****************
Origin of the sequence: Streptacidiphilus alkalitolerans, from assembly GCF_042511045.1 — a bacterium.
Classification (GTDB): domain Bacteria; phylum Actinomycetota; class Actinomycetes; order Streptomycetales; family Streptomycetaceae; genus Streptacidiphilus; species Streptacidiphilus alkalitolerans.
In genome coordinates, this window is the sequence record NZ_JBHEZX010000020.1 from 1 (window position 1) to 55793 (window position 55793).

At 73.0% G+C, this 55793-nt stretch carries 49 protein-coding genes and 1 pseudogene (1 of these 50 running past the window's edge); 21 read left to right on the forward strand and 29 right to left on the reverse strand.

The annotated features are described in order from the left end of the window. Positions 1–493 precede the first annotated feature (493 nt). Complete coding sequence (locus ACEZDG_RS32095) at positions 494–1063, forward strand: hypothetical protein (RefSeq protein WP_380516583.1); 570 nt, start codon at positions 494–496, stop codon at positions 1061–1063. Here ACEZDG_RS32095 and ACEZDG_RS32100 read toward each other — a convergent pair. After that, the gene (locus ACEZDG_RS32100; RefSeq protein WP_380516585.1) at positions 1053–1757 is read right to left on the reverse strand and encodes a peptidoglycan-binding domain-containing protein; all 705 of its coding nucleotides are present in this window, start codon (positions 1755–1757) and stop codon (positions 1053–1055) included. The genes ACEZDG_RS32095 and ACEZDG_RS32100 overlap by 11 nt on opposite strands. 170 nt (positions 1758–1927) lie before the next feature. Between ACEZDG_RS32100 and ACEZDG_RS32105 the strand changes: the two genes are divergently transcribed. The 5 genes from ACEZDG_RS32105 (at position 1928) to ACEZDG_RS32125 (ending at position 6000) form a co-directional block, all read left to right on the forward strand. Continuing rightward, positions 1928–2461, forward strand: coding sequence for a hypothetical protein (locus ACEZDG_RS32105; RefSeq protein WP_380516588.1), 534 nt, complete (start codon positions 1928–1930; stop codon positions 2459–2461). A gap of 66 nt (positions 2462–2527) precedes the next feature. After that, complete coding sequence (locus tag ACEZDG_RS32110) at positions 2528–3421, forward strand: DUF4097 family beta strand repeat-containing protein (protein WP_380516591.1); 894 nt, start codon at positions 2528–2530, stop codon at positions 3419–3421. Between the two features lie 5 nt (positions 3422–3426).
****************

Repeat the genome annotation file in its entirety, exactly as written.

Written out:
Origin of the sequence: Streptacidiphilus alkalitolerans, from assembly GCF_042511045.1 — a bacterium.
Classification (GTDB): domain Bacteria; phylum Actinomycetota; class Actinomycetes; order Streptomycetales; family Streptomycetaceae; genus Streptacidiphilus; species Streptacidiphilus alkalitolerans.
In genome coordinates, this window is the sequence record NZ_JBHEZX010000020.1 from 1 (window position 1) to 55793 (window position 55793).

At 73.0% G+C, this 55793-nt stretch carries 49 protein-coding genes and 1 pseudogene (1 of these 50 running past the window's edge); 21 read left to right on the forward strand and 29 right to left on the reverse strand.

The annotated features are described in order from the left end of the window. Positions 1–493 precede the first annotated feature (493 nt). Complete coding sequence (locus ACEZDG_RS32095) at positions 494–1063, forward strand: hypothetical protein (RefSeq protein WP_380516583.1); 570 nt, start codon at positions 494–496, stop codon at positions 1061–1063. Here ACEZDG_RS32095 and ACEZDG_RS32100 read toward each other — a convergent pair. After that, the gene (locus ACEZDG_RS32100; RefSeq protein WP_380516585.1) at positions 1053–1757 is read right to left on the reverse strand and encodes a peptidoglycan-binding domain-containing protein; all 705 of its coding nucleotides are present in this window, start codon (positions 1755–1757) and stop codon (positions 1053–1055) included. The genes ACEZDG_RS32095 and ACEZDG_RS32100 overlap by 11 nt on opposite strands. 170 nt (positions 1758–1927) lie before the next feature. Between ACEZDG_RS32100 and ACEZDG_RS32105 the strand changes: the two genes are divergently transcribed. The 5 genes from ACEZDG_RS32105 (at position 1928) to ACEZDG_RS32125 (ending at position 6000) form a co-directional block, all read left to right on the forward strand. Continuing rightward, positions 1928–2461, forward strand: coding sequence for a hypothetical protein (locus ACEZDG_RS32105; RefSeq protein WP_380516588.1), 534 nt, complete (start codon positions 1928–1930; stop codon positions 2459–2461). A gap of 66 nt (positions 2462–2527) precedes the next feature. After that, complete coding sequence (locus tag ACEZDG_RS32110) at positions 2528–3421, forward strand: DUF4097 family beta strand repeat-containing protein (protein WP_380516591.1); 894 nt, start codon at positions 2528–2530, stop codon at positions 3419–3421. Between the two features lie 5 nt (positions 3422–3426).